U.S. Department of Commerce Finds Subsidies, Imposes Countervailing Duty Margins on Imports of Lined Paper Products from Indonesia and India
Washington, DC—The Department of Commerce today made preliminary affirmative determinations in its subsidy investigations involving certain lined paper products from Indonesia and India, and imposed countervailing duty margins ranging from 33.31 to 2.2 percent. The determinations are in response to petitions filed by the Association of American School Paper Suppliers in September 2005.
As a result, the Commerce Department will suspend liquidation of all entries of certain lined paper product imports from Indonesia and India, and will require a cash deposit or the posting of a bond for such entries in the amount of the countervailing duty margins. The determinations primarily cover lined paper school supplies, such as notebooks, filler paper and composition books.
“These affirmative preliminary determinations are an important first step in addressing dumping and unfair subsidization of lined paper school supplies from these countries,” said Alan Price, counsel to the Association of American School Paper Suppliers. “These subsidies, along with dumping of these products by India, Indonesia and China, give foreign producers unfair advantages in the marketplace and have harmed American producers and their workers.”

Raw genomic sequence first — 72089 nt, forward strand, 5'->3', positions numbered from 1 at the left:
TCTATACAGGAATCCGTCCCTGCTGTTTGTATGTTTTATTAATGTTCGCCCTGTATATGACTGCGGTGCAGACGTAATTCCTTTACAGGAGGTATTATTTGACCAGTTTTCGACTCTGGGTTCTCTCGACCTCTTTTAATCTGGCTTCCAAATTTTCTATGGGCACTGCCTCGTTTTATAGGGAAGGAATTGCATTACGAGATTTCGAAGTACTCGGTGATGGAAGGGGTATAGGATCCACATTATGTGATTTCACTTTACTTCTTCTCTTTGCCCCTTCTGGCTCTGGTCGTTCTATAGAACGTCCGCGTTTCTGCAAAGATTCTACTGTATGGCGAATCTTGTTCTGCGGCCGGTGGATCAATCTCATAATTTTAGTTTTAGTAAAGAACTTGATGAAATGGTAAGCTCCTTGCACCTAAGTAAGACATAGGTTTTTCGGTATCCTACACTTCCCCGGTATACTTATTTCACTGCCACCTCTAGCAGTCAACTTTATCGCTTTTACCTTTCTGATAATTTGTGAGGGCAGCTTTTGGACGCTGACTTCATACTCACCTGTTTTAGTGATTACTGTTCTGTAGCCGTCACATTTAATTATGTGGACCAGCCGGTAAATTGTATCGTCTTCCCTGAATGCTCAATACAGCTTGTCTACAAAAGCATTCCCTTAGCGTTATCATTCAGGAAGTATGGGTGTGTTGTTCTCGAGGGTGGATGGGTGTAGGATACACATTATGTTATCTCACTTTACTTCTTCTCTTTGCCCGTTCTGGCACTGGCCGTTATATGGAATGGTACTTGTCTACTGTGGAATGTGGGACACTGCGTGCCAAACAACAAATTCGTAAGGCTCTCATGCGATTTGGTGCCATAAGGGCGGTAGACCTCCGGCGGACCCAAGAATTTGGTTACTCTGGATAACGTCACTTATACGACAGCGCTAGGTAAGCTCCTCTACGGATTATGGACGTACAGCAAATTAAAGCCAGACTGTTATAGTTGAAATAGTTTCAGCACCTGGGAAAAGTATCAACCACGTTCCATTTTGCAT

The subsidy margins announced by Commerce relate to a variety of subsidy programs maintained by Indonesia and India. For example, the Indonesian government subsidizes stumpage (timber rights) to Indonesian producers. India maintains a variety of export subsidies, which are prohibited by U.S. law and the World Trade Organization. Moreover, Petitioners believe that the preliminary subsidy margins found today could well increase at the final determination.
Commerce is still considering whether to expand its investigation to cover additional subsidies that are potentially far greater–in particular, the $14 billion financial restructuring and bailout of Asia Pulp and Paper by the Government of Indonesia.
The Commerce Department is now conducting a full investigation of the margins of dumping and the subsidy programs in existence. The Department is scheduled to make its preliminary determinations in the antidumping investigations in mid-March 2006. At this stage of the proceeding, antidumping duties have been established to be 258.21 percent for China, 181.86 to 215.93 percent for India, and 77.07 to 118.63 percent for Indonesia.
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